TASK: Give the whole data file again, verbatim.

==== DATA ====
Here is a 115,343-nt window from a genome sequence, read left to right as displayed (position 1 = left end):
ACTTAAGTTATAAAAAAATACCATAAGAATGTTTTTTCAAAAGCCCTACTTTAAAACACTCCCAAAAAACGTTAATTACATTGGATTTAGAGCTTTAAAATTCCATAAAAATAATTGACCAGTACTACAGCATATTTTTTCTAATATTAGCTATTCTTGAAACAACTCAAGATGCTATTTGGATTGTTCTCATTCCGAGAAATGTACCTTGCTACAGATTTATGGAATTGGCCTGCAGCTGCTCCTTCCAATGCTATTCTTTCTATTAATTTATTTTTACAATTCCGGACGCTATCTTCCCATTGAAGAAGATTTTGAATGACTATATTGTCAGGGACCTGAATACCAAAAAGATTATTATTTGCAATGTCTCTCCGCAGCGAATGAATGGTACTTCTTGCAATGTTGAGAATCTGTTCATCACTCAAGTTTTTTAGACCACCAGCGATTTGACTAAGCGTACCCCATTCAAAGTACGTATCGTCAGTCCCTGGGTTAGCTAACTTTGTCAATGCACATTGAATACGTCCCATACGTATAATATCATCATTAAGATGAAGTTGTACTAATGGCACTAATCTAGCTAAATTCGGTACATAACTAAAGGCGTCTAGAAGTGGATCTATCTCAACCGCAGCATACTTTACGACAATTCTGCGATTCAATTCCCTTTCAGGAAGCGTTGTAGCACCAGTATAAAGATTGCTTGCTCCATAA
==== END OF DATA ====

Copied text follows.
Here is a 115,343-nt window from a genome sequence, read left to right as displayed (position 1 = left end):
ACTTAAGTTATAAAAAAATACCATAAGAATGTTTTTTCAAAAGCCCTACTTTAAAACACTCCCAAAAAACGTTAATTACATTGGATTTAGAGCTTTAAAATTCCATAAAAATAATTGACCAGTACTACAGCATATTTTTTCTAATATTAGCTATTCTTGAAACAACTCAAGATGCTATTTGGATTGTTCTCATTCCGAGAAATGTACCTTGCTACAGATTTATGGAATTGGCCTGCAGCTGCTCCTTCCAATGCTATTCTTTCTATTAATTTATTTTTACAATTCCGGACGCTATCTTCCCATTGAAGAAGATTTTGAATGACTATATTGTCAGGGACCTGAATACCAAAAAGATTATTATTTGCAATGTCTCTCCGCAGCGAATGAATGGTACTTCTTGCAATGTTGAGAATCTGTTCATCACTCAAGTTTTTTAGACCACCAGCGATTTGACTAAGCGTACCCCATTCAAAGTACGTATCGTCAGTCCCTGGGTTAGCTAACTTTGTCAATGCACATTGAATACGTCCCATACGTATAATATCATCATTAAGATGAAGTTGTACTAATGGCACTAATCTAGCTAAATTCGGTACATAACTAAAGGCGTCTAGAAGTGGATCTATCTCAACCGCAGCATACTTTACGACAATTCTGCGATTCAATTCCCTTTCAGGAAGCGTTGTAGCACCAGTATAAAGATTGCTTGCTCCATAA